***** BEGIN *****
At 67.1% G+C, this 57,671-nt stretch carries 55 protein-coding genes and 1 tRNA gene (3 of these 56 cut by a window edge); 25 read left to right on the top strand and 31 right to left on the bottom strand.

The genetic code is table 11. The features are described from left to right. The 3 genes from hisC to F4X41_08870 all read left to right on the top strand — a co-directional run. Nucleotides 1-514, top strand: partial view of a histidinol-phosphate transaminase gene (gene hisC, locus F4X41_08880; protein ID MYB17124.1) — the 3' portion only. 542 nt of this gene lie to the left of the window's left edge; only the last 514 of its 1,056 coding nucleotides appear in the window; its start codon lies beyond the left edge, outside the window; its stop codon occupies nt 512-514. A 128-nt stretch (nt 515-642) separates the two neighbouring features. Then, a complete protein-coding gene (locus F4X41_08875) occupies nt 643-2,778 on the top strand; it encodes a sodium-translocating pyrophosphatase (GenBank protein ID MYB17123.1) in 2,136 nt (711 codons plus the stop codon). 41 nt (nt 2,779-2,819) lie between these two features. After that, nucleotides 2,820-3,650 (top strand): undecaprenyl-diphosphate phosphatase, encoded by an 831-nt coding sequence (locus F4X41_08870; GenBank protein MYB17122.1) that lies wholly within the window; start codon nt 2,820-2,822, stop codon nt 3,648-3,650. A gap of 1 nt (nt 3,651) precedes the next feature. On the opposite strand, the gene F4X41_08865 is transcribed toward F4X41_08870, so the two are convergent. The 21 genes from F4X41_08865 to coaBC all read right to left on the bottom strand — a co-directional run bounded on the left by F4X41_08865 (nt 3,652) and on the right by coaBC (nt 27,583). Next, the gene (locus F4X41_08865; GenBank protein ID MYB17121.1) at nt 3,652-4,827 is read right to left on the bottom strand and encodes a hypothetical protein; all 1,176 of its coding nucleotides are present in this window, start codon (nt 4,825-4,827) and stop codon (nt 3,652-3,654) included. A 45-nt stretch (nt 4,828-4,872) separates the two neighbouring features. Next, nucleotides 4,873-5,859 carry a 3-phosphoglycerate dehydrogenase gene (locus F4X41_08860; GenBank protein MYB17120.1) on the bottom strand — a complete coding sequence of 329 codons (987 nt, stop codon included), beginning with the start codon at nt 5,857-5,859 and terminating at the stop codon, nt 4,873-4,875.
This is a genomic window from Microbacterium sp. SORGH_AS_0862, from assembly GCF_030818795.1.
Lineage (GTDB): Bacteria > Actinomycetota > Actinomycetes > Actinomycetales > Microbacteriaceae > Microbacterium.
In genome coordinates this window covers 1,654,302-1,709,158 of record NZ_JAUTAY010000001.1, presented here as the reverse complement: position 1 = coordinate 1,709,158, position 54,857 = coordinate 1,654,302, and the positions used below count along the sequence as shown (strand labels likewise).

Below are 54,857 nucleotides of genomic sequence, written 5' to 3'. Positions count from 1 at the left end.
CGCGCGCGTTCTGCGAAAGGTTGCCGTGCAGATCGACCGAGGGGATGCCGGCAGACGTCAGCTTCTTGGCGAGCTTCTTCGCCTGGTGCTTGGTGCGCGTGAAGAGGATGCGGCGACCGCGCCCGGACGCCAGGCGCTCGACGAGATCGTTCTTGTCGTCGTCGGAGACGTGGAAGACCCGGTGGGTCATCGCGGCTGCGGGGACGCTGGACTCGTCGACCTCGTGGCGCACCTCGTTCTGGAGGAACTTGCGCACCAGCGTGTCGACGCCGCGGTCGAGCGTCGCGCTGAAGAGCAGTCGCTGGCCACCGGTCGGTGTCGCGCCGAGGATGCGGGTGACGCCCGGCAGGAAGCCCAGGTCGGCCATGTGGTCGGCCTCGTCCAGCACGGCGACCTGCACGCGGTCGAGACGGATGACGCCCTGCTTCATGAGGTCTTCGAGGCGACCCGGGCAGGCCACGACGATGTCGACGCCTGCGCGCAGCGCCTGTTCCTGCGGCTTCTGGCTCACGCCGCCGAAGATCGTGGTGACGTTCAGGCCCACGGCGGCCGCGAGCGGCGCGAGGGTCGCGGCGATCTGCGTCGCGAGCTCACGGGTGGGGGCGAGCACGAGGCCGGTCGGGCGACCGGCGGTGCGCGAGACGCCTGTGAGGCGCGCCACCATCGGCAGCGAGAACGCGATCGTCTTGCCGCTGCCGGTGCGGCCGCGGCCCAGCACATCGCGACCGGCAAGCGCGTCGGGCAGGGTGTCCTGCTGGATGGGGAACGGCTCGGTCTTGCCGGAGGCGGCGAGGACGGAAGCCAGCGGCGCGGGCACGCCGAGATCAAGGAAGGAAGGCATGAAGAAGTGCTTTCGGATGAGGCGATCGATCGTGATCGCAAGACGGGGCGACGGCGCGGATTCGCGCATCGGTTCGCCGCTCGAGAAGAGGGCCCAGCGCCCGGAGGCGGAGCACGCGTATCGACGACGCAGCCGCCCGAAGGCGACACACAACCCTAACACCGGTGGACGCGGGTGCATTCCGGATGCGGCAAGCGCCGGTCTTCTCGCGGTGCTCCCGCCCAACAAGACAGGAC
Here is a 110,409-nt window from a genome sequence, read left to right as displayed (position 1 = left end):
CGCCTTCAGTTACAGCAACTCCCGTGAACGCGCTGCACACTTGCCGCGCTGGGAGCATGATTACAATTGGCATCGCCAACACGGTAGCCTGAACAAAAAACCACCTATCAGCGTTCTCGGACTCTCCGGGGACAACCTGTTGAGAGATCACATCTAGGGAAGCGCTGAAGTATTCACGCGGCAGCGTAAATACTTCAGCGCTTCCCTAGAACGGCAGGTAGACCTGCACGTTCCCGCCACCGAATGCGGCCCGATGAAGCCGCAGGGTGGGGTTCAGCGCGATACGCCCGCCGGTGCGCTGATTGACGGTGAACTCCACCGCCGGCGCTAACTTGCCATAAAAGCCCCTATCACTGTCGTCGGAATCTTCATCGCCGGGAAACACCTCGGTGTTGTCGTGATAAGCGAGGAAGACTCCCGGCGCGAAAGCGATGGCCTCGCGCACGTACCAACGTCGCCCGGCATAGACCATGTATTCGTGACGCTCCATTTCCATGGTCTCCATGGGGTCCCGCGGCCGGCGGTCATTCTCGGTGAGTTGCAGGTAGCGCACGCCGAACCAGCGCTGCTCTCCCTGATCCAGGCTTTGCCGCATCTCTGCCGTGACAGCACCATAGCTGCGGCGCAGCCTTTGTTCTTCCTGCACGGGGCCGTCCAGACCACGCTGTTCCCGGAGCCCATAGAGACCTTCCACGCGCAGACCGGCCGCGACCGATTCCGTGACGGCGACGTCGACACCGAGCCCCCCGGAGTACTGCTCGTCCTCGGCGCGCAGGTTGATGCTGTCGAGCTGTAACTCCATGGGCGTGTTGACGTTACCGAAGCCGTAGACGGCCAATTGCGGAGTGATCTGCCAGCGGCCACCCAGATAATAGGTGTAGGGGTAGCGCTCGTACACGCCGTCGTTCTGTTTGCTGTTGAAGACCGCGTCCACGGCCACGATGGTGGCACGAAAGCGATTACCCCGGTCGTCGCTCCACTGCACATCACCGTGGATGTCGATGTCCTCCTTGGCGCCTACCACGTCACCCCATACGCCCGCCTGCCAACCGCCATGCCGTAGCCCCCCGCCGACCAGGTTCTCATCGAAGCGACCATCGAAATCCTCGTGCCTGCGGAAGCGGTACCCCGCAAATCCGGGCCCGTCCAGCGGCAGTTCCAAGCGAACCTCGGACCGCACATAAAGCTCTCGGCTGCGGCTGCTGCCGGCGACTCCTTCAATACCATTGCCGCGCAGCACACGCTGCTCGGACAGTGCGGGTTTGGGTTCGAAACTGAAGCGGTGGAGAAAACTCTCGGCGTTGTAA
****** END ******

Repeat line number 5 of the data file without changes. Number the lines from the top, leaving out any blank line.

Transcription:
In genome coordinates this window covers 1,654,302-1,709,158 of record NZ_JAUTAY010000001.1, presented here as the reverse complement: position 1 = coordinate 1,709,158, position 54,857 = coordinate 1,654,302, and the positions used below count along the sequence as shown (strand labels likewise).